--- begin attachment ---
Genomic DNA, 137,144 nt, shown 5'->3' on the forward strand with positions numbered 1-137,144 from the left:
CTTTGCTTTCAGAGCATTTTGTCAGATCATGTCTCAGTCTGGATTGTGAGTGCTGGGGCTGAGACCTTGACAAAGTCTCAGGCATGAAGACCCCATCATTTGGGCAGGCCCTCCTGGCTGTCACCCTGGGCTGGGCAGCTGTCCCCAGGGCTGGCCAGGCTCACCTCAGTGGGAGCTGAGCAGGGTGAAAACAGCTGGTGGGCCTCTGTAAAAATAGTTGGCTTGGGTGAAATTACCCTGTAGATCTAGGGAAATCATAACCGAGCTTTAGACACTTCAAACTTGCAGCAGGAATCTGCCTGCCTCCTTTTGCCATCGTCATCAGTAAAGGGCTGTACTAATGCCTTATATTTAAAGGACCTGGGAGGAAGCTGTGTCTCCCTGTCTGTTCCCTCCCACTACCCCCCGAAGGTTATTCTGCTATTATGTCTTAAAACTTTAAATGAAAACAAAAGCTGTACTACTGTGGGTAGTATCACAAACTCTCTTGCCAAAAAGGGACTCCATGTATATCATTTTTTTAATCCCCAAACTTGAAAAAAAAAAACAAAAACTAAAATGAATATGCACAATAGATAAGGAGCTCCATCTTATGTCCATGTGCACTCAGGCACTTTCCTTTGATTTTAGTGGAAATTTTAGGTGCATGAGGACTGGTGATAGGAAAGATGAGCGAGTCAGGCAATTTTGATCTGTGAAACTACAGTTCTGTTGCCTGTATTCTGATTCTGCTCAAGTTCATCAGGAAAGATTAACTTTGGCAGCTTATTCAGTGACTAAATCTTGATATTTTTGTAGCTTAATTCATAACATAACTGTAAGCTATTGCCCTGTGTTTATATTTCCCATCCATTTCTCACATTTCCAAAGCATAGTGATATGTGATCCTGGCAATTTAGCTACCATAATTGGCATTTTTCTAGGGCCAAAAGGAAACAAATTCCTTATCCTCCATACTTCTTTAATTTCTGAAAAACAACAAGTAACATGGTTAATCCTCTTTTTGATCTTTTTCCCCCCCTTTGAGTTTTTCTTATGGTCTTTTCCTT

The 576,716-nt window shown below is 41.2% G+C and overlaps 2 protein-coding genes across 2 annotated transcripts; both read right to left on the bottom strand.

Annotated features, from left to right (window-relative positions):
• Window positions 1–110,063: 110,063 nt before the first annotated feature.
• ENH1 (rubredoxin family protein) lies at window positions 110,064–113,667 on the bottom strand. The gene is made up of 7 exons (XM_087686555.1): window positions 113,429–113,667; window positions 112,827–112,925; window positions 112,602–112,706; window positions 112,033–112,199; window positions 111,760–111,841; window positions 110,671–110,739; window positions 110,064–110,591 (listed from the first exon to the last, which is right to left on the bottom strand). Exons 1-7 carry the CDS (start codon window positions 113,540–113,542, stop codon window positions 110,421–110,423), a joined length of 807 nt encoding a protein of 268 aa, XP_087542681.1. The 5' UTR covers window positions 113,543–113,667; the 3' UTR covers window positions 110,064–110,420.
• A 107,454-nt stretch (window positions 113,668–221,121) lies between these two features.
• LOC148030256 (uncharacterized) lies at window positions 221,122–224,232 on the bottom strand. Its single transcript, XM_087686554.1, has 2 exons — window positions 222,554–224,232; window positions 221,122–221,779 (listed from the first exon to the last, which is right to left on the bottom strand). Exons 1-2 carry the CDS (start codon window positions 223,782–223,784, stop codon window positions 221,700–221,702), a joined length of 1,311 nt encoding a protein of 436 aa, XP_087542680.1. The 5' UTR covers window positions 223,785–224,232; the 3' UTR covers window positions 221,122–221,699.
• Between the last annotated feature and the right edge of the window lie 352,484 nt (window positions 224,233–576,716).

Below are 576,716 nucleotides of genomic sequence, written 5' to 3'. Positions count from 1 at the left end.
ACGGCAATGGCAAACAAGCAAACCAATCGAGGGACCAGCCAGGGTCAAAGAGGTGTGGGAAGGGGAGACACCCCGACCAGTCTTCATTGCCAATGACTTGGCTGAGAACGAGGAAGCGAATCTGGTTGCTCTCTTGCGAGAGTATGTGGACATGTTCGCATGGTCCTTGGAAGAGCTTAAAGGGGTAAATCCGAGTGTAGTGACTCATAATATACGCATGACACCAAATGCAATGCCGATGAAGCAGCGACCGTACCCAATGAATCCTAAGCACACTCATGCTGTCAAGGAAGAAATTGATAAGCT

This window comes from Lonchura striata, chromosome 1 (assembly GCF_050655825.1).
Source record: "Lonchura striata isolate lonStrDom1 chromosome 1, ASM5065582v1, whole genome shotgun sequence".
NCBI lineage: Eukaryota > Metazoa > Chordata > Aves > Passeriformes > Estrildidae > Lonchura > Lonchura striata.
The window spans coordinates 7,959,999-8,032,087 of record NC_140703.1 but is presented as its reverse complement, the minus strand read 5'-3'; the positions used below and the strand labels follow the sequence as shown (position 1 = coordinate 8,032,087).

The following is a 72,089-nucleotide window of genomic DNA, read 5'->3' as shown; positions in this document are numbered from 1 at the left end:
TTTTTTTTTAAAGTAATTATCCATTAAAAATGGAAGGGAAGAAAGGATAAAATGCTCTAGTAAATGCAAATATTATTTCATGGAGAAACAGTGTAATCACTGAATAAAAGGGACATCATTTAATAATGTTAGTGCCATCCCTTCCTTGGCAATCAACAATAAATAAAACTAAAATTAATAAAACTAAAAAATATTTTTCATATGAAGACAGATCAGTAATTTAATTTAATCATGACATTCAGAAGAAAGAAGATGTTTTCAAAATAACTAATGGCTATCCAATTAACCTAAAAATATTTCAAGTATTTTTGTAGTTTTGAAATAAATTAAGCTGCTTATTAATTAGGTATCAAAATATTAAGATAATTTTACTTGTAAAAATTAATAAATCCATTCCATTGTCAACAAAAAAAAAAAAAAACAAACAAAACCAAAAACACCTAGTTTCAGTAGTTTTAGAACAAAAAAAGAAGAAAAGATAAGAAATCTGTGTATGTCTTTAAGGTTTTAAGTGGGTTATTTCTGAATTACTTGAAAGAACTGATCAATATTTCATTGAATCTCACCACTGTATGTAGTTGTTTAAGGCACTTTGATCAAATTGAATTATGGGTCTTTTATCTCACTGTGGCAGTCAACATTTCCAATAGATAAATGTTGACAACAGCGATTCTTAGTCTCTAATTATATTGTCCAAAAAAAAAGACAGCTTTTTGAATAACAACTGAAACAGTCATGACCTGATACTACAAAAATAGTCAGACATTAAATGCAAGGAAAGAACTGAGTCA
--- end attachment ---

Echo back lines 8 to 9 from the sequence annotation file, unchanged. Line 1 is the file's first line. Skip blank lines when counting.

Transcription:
• LOC148030256 (uncharacterized) lies at window positions 221,122–224,232 on the bottom strand. Its single transcript, XM_087686554.1, has 2 exons — window positions 222,554–224,232; window positions 221,122–221,779 (listed from the first exon to the last, which is right to left on the bottom strand). Exons 1-2 carry the CDS (start codon window positions 223,782–223,784, stop codon window positions 221,700–221,702), a joined length of 1,311 nt encoding a protein of 436 aa, XP_087542680.1. The 5' UTR covers window positions 223,785–224,232; the 3' UTR covers window positions 221,122–221,699.
• Between the last annotated feature and the right edge of the window lie 352,484 nt (window positions 224,233–576,716).